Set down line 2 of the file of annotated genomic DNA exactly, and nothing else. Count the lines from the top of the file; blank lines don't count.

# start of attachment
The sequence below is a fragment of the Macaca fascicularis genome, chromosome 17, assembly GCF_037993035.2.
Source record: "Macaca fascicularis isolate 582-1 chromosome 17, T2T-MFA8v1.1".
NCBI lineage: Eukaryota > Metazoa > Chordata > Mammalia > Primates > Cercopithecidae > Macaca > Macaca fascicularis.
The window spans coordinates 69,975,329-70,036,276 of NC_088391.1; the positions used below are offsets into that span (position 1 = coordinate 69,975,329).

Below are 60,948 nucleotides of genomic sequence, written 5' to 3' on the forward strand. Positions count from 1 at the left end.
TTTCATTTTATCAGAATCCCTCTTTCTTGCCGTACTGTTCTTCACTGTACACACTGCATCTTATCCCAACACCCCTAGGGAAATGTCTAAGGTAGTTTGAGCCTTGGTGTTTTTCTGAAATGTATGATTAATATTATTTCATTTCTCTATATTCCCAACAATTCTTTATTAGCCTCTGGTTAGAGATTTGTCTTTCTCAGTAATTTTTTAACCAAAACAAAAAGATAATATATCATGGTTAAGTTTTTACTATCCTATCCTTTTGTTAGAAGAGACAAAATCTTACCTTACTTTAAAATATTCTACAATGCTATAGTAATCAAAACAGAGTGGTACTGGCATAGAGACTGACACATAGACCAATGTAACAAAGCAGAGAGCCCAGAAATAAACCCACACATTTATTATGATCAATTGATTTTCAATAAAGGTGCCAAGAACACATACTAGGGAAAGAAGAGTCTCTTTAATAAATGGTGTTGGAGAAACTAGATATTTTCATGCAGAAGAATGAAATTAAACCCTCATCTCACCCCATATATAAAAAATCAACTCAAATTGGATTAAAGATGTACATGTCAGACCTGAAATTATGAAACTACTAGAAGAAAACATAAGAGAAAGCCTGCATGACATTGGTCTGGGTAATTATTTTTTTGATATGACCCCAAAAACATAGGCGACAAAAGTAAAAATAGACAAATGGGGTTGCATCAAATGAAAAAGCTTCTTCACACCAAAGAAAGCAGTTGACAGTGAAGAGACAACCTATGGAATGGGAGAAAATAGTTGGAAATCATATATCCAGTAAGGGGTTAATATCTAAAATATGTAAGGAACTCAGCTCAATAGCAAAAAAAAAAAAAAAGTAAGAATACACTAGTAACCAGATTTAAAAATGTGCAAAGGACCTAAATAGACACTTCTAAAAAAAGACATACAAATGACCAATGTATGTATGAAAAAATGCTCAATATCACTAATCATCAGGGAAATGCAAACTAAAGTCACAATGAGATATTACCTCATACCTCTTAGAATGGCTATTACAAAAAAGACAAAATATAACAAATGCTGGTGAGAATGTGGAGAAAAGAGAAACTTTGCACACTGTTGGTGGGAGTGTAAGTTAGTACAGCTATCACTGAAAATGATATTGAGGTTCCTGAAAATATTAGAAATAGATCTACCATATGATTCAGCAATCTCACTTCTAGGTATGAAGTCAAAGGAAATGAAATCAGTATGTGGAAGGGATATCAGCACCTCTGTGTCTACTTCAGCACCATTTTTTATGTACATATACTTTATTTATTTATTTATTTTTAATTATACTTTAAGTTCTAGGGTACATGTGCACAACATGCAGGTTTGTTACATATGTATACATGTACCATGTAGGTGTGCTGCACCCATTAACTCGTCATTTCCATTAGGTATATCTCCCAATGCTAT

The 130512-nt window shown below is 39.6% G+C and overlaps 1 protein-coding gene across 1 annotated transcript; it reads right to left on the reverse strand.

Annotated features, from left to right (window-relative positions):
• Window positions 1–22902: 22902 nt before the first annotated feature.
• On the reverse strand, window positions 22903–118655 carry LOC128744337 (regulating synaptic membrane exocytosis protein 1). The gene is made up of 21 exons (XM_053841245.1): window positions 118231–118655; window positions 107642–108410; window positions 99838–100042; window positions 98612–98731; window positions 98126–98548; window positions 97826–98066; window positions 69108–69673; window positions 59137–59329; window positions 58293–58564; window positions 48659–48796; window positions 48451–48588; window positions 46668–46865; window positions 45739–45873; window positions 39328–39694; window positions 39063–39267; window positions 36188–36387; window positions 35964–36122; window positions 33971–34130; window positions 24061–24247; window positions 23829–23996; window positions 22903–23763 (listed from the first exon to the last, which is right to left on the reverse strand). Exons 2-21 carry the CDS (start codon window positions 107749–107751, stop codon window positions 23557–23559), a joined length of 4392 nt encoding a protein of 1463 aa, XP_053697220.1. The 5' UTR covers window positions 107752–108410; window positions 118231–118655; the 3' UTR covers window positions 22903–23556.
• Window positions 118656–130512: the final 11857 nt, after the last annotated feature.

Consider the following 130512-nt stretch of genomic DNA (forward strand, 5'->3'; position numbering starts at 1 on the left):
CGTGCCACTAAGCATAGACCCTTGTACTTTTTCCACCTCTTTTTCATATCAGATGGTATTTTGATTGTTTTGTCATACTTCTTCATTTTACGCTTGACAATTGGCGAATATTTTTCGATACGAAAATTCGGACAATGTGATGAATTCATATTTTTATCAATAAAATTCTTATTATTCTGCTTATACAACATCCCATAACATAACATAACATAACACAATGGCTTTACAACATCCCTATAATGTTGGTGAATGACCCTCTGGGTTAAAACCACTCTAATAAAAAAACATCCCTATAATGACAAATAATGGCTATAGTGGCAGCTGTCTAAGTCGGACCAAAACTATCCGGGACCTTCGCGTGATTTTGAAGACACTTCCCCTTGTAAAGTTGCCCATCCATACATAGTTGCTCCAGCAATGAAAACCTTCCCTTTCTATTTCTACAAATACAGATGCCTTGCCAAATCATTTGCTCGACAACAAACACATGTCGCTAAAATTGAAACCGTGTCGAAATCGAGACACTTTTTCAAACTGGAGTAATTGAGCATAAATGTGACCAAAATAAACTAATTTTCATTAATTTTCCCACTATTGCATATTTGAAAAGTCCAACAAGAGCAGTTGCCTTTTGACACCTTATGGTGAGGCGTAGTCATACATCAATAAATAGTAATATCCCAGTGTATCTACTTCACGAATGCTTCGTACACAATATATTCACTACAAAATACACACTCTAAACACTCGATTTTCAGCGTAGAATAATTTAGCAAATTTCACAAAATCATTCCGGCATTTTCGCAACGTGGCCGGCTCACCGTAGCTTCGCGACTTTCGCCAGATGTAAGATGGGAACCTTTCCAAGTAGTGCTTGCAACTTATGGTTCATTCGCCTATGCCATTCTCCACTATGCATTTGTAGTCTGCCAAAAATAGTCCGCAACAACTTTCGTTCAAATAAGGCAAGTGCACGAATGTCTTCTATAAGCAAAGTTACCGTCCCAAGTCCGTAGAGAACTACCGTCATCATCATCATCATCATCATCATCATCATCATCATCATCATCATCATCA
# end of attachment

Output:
Source record: "Macaca fascicularis isolate 582-1 chromosome 17, T2T-MFA8v1.1".